Okay, this one is a little weird. This is a picture of an island… a virtual one, to be precise, and according to this article on Yahoo, it just sold for $26,500 USD! The article states,

“That’s the amount David Storey, a 27-year-old graduate student living in Sydney, Australia, paid for a virtual island, the “Most valuable object that is virtual,” according to Guinness World Records.”

Uh… what?

The article is interesting to say the least (the dude is making a hundred grand a month from this purchase as people pay to get virtual hunters onto the island for virtual hunting), but it really gets to the crunchy part near the end:

“…For all the buzz around virtual goods, you might still wonder why people are willing to pay for things that don’t really exist. Susan Wu, founder of social games developer Ohai, says her game’s players use virtual goods as a form of communication and as decorations on their sites. Virtual goods can also help them win games. “It’s about relationship building, and things like rank and status,” Wu says. Castronova had perhaps the simplest explanation. “Why do people buy diamond earrings?” he says. “They are something that make you feel good.”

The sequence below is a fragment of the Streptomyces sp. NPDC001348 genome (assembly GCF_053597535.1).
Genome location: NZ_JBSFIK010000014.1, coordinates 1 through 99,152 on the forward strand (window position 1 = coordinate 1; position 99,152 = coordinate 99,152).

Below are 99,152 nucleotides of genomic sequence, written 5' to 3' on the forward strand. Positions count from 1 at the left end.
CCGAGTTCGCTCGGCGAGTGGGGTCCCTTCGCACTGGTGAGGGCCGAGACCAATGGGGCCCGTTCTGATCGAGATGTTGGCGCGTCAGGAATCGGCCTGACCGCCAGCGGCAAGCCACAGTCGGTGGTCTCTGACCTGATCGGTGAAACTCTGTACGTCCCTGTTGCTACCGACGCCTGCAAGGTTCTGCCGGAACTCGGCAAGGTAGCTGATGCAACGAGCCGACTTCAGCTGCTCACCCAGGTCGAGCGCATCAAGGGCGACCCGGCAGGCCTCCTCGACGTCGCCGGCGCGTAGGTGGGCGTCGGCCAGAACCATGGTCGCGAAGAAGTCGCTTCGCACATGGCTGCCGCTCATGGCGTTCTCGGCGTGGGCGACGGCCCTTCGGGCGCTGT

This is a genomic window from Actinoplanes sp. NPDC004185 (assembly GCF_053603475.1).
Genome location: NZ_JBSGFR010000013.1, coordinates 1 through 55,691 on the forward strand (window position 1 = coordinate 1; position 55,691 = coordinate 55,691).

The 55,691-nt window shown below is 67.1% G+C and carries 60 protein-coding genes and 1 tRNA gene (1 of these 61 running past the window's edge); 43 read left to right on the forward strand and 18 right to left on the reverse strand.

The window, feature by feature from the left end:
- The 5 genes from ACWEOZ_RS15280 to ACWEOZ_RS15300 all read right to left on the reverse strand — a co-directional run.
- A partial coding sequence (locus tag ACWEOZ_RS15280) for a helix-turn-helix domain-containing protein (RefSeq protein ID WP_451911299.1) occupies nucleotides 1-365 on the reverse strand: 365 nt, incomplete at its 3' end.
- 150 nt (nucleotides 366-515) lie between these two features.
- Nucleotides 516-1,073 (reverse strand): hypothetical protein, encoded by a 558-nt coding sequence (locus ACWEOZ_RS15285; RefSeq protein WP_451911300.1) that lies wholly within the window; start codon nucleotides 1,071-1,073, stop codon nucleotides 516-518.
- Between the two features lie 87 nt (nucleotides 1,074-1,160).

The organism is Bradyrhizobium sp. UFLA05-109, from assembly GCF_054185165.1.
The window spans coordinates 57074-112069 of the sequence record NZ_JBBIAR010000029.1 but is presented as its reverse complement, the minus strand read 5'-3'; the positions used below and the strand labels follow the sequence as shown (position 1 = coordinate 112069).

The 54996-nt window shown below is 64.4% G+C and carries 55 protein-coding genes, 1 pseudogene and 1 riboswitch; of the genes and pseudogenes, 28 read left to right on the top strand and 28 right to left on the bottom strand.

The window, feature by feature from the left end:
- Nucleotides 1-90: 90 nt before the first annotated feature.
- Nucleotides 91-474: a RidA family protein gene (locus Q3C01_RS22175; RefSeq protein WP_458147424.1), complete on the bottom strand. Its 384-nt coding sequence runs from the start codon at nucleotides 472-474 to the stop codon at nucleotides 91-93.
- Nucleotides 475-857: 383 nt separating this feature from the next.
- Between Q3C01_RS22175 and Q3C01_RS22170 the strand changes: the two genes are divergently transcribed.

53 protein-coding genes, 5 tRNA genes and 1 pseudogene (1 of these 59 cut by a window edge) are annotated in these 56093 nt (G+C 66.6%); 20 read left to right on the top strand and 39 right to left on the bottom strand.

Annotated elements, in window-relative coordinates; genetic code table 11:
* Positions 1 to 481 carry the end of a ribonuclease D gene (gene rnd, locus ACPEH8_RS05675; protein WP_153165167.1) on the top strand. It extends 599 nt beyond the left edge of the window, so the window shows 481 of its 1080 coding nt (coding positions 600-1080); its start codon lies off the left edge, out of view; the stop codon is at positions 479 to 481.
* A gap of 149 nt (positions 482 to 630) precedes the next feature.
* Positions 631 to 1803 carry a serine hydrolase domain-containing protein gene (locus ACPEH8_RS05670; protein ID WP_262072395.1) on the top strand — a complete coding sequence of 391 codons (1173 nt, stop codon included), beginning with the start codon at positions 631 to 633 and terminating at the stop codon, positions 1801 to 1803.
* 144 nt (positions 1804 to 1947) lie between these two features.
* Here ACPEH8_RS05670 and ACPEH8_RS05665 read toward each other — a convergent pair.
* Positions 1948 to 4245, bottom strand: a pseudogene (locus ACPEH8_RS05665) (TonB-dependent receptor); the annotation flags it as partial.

Why would people buy something that doesn’t exist?

Wait just a minute; the island does exist, framed ethereally by the shifting shadows of ego and desire and longing.

Sure, $26,500 is a bit steep for shadow puppets, but why did I go to see Avatar three times? That set me back sixteen bucks a pop (though my buddy paid for my third time out). Pandora doesn’t exist apart from a flickering light-show of pixels and sounds (sorry to break it to you).

What constitutes true existence will probably always be up for debate, but the real question isn’t about whether said island exists or not. It’s whether it matters.

An entrepreneur spent a bucketload of cash on a virtual island or a virtual necklace. And? We spend bucketloads of cash on things that don’t matter every single day without batting an eye, things that seem to matter because they’re framed ethereally by the shifting shadows of ego and desire and longing.

And honestly now… what’s the real world difference in eternity between things that don’t exist and things that don’t matter? In ten thousand years, they’ll be one and the same thing!

And not just virtually. Really.